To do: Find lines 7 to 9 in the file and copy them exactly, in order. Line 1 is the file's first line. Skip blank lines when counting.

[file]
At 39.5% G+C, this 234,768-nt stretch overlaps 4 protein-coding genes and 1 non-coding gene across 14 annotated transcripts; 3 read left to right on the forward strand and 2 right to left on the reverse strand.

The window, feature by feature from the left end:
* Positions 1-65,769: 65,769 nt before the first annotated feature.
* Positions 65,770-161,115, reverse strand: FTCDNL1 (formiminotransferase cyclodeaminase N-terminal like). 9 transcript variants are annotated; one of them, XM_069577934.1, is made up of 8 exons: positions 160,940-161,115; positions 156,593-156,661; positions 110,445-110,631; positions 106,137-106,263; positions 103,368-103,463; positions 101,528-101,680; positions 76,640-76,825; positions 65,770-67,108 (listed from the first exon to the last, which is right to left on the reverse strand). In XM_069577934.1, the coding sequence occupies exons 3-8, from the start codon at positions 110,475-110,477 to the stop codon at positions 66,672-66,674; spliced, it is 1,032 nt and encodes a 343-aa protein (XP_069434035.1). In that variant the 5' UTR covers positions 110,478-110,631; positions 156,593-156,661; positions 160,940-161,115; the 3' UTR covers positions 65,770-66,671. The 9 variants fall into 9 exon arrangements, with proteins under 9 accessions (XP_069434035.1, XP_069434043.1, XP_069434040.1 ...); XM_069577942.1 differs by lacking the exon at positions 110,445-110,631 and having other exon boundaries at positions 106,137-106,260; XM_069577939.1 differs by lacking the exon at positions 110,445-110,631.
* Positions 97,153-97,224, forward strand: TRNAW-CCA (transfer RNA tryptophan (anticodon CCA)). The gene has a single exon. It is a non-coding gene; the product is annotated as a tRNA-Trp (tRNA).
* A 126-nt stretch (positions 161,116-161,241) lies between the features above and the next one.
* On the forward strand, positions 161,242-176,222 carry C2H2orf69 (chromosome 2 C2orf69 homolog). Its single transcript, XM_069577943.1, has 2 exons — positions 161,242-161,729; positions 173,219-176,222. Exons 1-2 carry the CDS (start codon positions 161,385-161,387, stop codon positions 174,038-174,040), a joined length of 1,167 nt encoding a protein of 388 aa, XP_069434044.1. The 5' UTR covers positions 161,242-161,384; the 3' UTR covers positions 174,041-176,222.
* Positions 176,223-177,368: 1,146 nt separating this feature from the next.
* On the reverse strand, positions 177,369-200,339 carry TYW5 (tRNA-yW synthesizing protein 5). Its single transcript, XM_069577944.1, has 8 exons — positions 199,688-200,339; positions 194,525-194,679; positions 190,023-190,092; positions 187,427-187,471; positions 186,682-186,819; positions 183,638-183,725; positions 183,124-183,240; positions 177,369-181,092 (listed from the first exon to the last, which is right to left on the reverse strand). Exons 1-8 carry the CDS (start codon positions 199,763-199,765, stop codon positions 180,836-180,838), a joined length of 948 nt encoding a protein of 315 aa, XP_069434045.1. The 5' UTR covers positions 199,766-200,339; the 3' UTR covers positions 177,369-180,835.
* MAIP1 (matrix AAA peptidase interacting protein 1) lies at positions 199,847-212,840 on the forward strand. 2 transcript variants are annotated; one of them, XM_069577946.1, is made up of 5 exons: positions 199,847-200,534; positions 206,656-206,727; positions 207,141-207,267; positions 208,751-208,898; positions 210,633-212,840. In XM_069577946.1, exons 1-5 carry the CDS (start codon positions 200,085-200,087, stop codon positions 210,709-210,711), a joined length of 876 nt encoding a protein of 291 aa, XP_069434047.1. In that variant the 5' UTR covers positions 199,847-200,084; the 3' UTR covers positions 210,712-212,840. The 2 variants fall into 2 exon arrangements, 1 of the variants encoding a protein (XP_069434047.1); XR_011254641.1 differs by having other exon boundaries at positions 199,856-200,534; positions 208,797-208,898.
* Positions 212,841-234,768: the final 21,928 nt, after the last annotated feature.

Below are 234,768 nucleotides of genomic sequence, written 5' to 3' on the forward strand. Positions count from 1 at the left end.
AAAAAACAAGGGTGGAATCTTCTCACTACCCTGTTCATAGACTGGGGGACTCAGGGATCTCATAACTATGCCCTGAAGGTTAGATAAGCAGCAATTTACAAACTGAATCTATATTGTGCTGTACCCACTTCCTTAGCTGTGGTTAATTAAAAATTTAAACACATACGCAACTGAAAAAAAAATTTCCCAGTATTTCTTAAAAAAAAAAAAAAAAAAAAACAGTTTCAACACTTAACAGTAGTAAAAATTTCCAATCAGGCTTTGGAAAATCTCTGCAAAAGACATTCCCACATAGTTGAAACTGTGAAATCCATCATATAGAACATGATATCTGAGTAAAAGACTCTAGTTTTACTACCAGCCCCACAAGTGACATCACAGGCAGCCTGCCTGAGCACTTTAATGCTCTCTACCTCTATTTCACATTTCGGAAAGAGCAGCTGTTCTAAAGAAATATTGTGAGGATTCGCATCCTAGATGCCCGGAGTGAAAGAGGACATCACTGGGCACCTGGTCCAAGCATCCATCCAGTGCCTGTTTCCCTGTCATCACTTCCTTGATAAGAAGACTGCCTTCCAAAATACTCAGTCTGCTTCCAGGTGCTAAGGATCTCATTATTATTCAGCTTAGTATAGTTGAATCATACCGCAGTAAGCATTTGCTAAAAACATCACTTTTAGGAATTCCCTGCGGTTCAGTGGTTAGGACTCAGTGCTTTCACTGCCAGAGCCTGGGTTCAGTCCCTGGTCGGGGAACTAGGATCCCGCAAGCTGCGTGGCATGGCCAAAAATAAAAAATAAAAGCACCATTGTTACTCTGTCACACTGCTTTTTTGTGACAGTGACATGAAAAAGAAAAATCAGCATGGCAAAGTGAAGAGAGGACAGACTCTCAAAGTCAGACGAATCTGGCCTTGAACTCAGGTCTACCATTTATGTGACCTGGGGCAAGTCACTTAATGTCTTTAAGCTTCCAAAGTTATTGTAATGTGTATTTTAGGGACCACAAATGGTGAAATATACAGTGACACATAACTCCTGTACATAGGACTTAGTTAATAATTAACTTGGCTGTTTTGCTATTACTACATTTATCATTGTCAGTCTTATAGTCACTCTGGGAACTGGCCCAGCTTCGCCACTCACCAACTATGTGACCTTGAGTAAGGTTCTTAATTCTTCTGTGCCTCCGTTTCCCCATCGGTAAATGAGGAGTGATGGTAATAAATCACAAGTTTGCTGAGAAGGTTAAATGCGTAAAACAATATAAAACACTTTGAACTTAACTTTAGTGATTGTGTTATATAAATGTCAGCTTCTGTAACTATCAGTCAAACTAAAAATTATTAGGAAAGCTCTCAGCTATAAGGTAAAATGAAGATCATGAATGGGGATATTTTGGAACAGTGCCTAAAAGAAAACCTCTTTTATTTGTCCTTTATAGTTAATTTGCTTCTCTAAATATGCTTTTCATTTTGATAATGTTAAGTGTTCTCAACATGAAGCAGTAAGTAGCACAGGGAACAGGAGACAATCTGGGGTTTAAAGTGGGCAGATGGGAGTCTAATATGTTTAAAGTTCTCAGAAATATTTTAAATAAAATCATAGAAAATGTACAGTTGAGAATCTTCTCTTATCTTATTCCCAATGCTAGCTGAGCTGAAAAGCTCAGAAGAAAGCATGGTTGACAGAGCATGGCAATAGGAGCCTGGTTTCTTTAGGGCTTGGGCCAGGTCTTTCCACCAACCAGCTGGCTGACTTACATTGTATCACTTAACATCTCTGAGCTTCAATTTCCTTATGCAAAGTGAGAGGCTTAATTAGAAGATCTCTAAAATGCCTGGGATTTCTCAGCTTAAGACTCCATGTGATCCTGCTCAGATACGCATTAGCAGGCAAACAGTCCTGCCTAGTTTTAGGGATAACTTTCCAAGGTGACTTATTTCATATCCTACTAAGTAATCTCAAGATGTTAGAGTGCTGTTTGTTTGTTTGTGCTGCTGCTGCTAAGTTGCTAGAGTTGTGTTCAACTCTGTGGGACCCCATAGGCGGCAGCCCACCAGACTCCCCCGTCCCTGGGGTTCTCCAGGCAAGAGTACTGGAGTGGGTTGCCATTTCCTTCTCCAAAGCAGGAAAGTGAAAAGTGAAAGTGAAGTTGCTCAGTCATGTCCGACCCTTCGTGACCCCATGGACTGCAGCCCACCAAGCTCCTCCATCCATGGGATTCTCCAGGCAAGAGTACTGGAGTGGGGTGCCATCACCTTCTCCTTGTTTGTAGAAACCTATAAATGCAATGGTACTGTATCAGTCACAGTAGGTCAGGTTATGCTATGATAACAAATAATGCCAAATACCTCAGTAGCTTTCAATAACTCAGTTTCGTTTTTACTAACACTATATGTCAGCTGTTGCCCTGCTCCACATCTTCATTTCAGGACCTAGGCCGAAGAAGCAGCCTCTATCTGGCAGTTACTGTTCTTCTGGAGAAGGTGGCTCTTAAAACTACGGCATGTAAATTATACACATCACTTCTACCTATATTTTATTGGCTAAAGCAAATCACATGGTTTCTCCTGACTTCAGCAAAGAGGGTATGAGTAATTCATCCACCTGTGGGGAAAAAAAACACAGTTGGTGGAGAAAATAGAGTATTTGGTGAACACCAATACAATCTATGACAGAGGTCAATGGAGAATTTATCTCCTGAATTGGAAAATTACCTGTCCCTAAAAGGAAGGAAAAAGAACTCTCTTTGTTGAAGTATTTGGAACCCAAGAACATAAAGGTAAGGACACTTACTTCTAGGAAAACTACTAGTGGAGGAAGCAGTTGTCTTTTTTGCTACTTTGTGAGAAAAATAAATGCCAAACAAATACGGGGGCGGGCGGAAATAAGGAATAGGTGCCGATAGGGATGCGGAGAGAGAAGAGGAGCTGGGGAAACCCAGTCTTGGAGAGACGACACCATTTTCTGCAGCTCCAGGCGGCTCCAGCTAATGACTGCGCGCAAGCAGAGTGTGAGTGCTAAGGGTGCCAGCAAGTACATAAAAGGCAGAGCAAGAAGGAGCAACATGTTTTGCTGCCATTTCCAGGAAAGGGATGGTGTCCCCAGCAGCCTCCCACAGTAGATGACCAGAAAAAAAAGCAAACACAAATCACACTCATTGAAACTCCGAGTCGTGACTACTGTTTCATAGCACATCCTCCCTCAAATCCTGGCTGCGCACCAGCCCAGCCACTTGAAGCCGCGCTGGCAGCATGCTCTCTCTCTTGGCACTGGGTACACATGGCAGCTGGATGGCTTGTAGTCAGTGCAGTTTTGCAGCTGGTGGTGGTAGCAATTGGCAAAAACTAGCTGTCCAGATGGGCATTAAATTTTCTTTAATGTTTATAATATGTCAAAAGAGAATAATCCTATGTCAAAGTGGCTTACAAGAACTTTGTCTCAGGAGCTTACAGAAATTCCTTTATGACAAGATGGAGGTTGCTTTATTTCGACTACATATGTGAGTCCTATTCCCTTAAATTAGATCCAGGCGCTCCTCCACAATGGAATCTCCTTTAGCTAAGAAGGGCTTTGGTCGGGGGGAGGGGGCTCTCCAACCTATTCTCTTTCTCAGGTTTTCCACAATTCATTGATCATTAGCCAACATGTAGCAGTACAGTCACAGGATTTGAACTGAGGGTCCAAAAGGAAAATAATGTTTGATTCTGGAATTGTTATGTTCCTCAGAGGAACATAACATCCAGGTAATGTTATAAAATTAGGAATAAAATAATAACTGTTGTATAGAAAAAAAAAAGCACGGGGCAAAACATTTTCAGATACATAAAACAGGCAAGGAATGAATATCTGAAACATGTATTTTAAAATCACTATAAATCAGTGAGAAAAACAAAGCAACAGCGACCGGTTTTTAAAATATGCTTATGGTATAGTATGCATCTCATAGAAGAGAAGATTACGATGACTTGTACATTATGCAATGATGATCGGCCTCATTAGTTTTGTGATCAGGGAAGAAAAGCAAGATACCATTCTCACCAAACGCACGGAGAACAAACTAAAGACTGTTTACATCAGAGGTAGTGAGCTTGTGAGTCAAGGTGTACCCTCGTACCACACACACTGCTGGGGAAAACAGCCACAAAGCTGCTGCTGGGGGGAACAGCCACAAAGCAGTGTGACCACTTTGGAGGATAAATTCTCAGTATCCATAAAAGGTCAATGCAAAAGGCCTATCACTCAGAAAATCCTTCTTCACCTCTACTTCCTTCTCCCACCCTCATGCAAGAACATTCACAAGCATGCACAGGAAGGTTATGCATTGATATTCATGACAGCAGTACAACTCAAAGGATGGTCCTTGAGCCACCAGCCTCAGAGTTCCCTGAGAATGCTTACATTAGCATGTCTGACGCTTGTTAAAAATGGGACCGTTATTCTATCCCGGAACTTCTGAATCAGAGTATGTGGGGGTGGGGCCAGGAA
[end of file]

* On the forward strand, positions 161,242-176,222 carry C2H2orf69 (chromosome 2 C2orf69 homolog). Its single transcript, XM_069577943.1, has 2 exons — positions 161,242-161,729; positions 173,219-176,222. Exons 1-2 carry the CDS (start codon positions 161,385-161,387, stop codon positions 174,038-174,040), a joined length of 1,167 nt encoding a protein of 388 aa, XP_069434044.1. The 5' UTR covers positions 161,242-161,384; the 3' UTR covers positions 174,041-176,222.
* Positions 176,223-177,368: 1,146 nt separating this feature from the next.
* On the reverse strand, positions 177,369-200,339 carry TYW5 (tRNA-yW synthesizing protein 5). Its single transcript, XM_069577944.1, has 8 exons — positions 199,688-200,339; positions 194,525-194,679; positions 190,023-190,092; positions 187,427-187,471; positions 186,682-186,819; positions 183,638-183,725; positions 183,124-183,240; positions 177,369-181,092 (listed from the first exon to the last, which is right to left on the reverse strand). Exons 1-8 carry the CDS (start codon positions 199,763-199,765, stop codon positions 180,836-180,838), a joined length of 948 nt encoding a protein of 315 aa, XP_069434045.1. The 5' UTR covers positions 199,766-200,339; the 3' UTR covers positions 177,369-180,835.